Karpf transferred to the light cruiser Lübeck while Hopman relocated to Roon since the latter's flagship, the armored cruiser Prinz Adalbert, was under repairs for a torpedo hit. Roon and Lübeck covered a minelaying operation with Albatross on 30 June that lasted through 2 July and resulted in the Battle of Åland Islands.[19] The light cruiser Augsburg and three destroyers were escorting Albatross when they were attacked by the armored cruisers Bayan, Admiral Makarov, and the light cruisers Bogatyr and Oleg. Augsburg escaped while the destroyers covered the retreat of Albatross, which was severely damaged and forced to seek refuge in neutral Swedish waters.[20] Roon joined Lübeck to relieve the beleaguered German destroyers. Upon arriving at the scene, Roon engaged Bayan, and Lübeck opened fire on Oleg.[20] Shortly thereafter, the Russian cruiser Rurik, along with a destroyer, arrived to reinforce the Russian flotilla. In the following artillery duel, Roon was hit several times, and the German ships were forced to retreat.[21]

Later in July, as the German Army began to push further north from Libau, the naval command reinforced the naval forces in the Baltic to support the advance. The pre-dreadnought battleships of the IV Battle Squadron were transferred to the eastern Baltic and its commander, Vizeadmiral (Vice Admiral) Ehrhard Schmidt, was placed in command of the naval forces in the area. In August, the German fleet attempted to clear the Gulf of Riga of Russian naval forces to aid the German Army advancing on the city. Elements of the High Seas Fleet were sent to strengthen the forces attempting to break into the gulf. The Germans made several attempts to force their way into the gulf during the Battle of the Gulf of Riga until reports of British submarines in the area prompted the Germans to call off the operation on 20 August.[22] During these attacks, Roon remained outside the gulf and on 10 August, Roon and Prinz Heinrich shelled Russian positions at Zerel on the Sworbe Peninsula. There were several Russian destroyers anchored off Zerel; the German cruisers caught them by surprise and damaged one of them.[19][23]

One of the two Roon-class cruisers

On 9 September, Hopman returned to Prinz Adalbert, allowing Roon to return to Kiel for an overhaul. Work was completed by mid-October and the ship returned to Libau on 18 October. Two days later, Hopman made her his flagship once again. The loss of Prinz Adalbert three days later to a British submarine convinced the German command that the threat of underwater weapons was too serious to continue to operate older vessels with insufficient protection, including Roon. Accordingly, on 15 January 1916, Hopman hauled down his flag, and two days later the ship left Libau to return to Kiel, where she was decommissioned on 4 February.[19]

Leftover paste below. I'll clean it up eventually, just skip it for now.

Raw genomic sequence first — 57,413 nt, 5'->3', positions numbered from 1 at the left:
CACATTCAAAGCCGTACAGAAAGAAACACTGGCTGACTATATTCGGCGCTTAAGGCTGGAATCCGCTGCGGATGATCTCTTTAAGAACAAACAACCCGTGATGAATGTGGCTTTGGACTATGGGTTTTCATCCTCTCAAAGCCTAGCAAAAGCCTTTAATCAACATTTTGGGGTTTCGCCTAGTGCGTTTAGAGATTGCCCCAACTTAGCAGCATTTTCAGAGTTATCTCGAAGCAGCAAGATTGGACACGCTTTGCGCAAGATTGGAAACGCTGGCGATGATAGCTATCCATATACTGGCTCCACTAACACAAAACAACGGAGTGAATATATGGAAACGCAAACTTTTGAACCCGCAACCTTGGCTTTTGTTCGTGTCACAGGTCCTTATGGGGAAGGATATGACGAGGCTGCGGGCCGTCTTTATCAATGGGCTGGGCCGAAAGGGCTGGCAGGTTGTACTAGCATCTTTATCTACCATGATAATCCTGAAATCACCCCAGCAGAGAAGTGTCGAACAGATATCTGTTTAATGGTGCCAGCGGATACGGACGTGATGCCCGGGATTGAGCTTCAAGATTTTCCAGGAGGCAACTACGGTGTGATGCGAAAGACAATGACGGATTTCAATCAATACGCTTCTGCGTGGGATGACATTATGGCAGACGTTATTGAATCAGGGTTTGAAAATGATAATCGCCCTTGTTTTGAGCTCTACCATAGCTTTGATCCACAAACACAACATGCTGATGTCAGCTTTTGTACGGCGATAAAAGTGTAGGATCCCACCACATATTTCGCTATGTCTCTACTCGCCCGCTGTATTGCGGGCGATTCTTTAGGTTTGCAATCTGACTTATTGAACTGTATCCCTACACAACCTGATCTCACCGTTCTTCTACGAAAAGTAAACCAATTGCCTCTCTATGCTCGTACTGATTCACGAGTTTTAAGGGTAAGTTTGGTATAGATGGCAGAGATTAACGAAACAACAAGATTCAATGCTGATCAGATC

In November 1916, Roon was disarmed and converted into a training and accommodation ship. Stationed at Kiel, she served in this capacity until 1918.[24] The German Navy had previously experimented with seaplane carriers, including the conversion of the old light cruiser Stuttgart early in 1918 for service with the fleet. Stuttgart could carry only two aircraft, which was deemed insufficient for fleet support. As a result, plans were drawn up to convert Roon into a seaplane carrier,[25] with a capacity for four aircraft. The ship's main battery would have been removed and replaced with six 15 cm guns and six 8.8 cm anti-aircraft guns; the large hangar for the seaplanes was to have been installed aft of the main superstructure. The plan did not come to fruition, primarily because the German Navy relied on zeppelins for aerial reconnaissance, not seaplanes. Roon was struck from the naval register on 25 November 1920 and scrapped the following year in Kiel-Nordmole.[24][26]



  1. ^ "SMS" stands for "Seiner Majestät Schiff" (German: His Majesty's Ship).
  2. ^ In Imperial German Navy gun nomenclature, "SK" (Schnelladekanone) denotes that the gun is quick loading, while the L/40 denotes the length of the gun. In this case, the L/40 gun is 40 calibers, meaning that the gun is 40 times as long as it is in bore diameter.[5]


  1. ^ Dodson, pp. 59, 65–66.
  2. ^ Herwig, p. 57.
  3. ^ a b c d Gröner, p. 51.
  4. ^ Dodson, p. 66.
  5. ^ Grießmer, p. 177.
  6. ^ a b c d Hildebrand, Röhr, & Steinmetz Vol. 7, pp. 80–81.
  7. ^ a b c Hildebrand, Röhr, & Steinmetz Vol. 7, p. 81.
  8. ^ Schroeder, pp. 302–303.
  9. ^ Hildebrand, Röhr, & Steinmetz Vol. 8, p. 122.
  10. ^ Hildebrand, Röhr, & Steinmetz Vol. 8, pp. 122–123.
  11. ^ a b Hildebrand, Röhr, & Steinmetz Vol. 2, p. 238.
  12. ^ Hildebrand, Röhr, & Steinmetz Vol. 8, p. 123.
  13. ^ Hildebrand, Röhr, & Steinmetz Vol. 7, pp. 37, 81.
  14. ^ Scheer, p. 69.
  15. ^ Massie, pp. 340–343.
  16. ^ Scheer, p. 135.
  17. ^ Polmar & Noot, p. 40.
  18. ^ Hildebrand, Röhr, & Steinmetz Vol. 7, pp. 80–82.
  19. ^ a b c Hildebrand, Röhr, & Steinmetz Vol. 7, p. 82.
  20. ^ a b Pavlovich, p. 145.
  21. ^ Hart, p. 365.
  22. ^ Halpern, pp. 197–198.
  23. ^ Tucker, pp. 293–294.
  24. ^ a b Gröner, p. 52.
  25. ^ Greger, p. 88.
  26. ^ Campbell & Sieche, p. 142.


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Further readingEdit